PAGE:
U.S. slaps new sanctions on North Korea after Sony hack
HONOLULU, Hawaii — The United States is hitting North Korea with a new set of economic sanctions after determining the country was behind last month’s computer hack at Sony.
The White House said new rules would prevent leaders in North Korea’s government from accessing property and entering the United States. The isolated nuclear regime, which has denied involvement in the Sony hack, was already subject to a strict set of U.S. economic restrictions.
The Federal Bureau of Investigation has maintained that North Korea was behind the broad computer breach at Sony, despite evidence from some technology experts that points instead to former employees of the studio.
“The order is not targeted at the people of North Korea, but rather is aimed at the Government of North Korea and its activities that threaten the United States and others,” President Barack Obama wrote in a letter to House Speaker John Boehner.
Obama said he had determined North Korea was behind the Sony hack and that the country poses a “continuing threat to the national security, foreign policy, and economy of the United States.”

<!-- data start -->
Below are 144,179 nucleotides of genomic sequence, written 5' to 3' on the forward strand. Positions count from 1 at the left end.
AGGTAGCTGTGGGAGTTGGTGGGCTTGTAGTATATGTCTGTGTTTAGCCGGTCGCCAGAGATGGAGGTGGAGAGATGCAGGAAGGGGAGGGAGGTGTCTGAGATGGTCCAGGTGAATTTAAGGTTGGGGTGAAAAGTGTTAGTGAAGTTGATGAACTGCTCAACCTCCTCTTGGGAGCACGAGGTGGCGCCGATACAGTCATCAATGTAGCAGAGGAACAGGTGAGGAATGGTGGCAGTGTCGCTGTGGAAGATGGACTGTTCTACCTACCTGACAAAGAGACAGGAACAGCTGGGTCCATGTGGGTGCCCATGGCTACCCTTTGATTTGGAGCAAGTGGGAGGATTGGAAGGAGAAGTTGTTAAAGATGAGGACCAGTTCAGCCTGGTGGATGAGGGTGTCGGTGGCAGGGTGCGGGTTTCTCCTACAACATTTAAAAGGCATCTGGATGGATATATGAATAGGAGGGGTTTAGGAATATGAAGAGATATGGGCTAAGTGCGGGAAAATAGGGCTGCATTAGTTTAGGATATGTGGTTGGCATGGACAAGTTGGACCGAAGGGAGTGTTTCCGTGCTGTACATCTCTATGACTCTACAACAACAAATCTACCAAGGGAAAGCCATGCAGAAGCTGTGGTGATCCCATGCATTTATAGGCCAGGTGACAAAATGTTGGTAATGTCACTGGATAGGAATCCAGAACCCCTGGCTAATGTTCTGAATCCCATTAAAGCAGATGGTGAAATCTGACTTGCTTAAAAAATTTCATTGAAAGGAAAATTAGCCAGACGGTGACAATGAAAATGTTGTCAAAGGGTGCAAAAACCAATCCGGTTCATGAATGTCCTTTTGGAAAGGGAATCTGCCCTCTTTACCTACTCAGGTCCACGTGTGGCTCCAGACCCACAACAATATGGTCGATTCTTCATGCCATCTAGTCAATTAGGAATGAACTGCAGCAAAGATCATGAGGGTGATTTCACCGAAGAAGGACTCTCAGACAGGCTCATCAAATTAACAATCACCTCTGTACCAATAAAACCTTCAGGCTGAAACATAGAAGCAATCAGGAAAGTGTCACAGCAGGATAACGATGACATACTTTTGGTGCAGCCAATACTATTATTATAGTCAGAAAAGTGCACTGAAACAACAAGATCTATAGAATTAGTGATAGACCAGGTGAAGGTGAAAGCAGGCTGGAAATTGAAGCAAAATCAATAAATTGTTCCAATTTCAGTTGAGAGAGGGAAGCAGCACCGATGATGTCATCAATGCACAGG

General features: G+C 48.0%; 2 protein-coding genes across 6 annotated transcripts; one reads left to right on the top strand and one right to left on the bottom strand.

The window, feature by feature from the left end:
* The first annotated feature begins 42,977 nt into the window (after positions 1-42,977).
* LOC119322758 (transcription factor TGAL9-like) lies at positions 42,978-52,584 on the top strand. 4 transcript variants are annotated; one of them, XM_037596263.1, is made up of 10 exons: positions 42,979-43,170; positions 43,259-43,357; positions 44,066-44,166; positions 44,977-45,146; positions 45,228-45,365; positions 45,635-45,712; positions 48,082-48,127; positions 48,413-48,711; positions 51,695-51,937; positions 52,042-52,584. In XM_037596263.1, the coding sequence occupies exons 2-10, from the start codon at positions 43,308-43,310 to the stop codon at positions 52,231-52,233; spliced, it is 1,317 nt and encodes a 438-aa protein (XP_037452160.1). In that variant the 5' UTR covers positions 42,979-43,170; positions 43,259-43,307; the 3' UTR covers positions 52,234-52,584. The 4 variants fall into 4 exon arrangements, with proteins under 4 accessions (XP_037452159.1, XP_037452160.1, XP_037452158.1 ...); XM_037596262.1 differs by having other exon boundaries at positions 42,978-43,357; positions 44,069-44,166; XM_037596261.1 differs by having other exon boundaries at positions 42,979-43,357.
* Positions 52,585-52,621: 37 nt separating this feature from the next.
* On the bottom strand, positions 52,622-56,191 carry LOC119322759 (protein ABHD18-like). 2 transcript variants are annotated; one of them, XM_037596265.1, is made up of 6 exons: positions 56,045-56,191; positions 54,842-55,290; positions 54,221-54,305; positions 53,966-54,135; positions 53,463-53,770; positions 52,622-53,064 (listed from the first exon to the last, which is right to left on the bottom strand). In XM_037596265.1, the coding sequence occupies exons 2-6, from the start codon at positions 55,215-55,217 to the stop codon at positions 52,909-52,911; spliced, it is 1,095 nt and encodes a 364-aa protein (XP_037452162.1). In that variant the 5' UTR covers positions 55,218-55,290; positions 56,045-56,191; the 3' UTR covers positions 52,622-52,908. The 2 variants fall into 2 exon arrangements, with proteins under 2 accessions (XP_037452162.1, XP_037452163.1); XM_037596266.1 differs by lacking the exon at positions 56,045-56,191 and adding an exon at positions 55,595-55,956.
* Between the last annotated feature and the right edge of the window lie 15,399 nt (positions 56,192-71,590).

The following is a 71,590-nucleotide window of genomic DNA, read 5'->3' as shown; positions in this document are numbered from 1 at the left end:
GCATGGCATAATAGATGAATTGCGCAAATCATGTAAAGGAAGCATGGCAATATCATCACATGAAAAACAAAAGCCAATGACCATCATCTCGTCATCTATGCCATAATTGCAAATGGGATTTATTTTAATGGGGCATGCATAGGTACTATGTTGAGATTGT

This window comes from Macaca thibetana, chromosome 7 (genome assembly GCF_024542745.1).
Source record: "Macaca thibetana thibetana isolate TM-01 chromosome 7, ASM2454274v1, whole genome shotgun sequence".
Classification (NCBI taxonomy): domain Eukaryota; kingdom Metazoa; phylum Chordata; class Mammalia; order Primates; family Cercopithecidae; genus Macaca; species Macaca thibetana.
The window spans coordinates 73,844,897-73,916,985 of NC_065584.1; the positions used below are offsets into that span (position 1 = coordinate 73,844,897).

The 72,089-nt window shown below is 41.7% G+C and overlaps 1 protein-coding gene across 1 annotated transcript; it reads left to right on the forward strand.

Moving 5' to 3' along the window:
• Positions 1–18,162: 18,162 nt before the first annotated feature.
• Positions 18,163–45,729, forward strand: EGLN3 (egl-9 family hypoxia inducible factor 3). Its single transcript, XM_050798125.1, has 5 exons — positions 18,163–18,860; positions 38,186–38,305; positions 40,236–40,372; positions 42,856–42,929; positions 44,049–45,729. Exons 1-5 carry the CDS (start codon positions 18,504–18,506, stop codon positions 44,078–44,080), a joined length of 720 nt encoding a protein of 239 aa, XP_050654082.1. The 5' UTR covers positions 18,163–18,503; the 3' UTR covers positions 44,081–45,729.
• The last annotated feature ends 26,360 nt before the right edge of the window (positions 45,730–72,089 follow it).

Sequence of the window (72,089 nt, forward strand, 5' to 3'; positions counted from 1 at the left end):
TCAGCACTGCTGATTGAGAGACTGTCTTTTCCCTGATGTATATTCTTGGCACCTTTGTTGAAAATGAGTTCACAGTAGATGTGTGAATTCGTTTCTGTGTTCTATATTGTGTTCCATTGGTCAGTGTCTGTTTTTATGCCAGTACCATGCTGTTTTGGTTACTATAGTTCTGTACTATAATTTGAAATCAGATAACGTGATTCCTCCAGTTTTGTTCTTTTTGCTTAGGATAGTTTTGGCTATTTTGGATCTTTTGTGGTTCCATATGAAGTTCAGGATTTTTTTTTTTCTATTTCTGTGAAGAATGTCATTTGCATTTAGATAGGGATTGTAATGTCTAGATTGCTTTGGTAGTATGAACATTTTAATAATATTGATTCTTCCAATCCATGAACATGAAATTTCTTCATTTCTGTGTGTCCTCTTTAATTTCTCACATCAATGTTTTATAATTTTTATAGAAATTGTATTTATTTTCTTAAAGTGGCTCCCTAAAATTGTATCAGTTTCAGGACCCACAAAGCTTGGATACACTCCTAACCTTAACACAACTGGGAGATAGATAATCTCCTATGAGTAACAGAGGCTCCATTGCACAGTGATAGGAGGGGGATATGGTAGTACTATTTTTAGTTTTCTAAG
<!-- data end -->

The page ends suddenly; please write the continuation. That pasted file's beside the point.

Among the agencies targeted by the new sanctions Friday was the Reconnaissance General Bureau, an intelligence agency the U.S. said was responsible for “major cyber operations” in North Korea.
The new sanctions also target officials at North Korea’s Mining Development Trading Corporation, which the U.S. says is responsible for the country’s arms dealing and weapons export business.
Seven officials who represent North Korea’s arms dealing trade in Africa, Iran, Russia and Syria were designated by the U.S. Treasury as subject to the new economic sanctions.
“This (executive order) is a response to the Government of North Korea’s ongoing provocative, destabilizing, and repressive actions and policies, particularly its destructive and coercive cyber attack on Sony Pictures Entertainment,” White House Press Secretary Josh Earnest wrote in a prepared statement.
Speaking to CNN late last month, Obama said the U.S. would respond to the Sony hacking “proportionately,” without specifying what actions his government might take to punish Kim Jong Un’s government for their role in the attack.
Earnest said on Friday that “Today’s actions are the first aspect of our response.”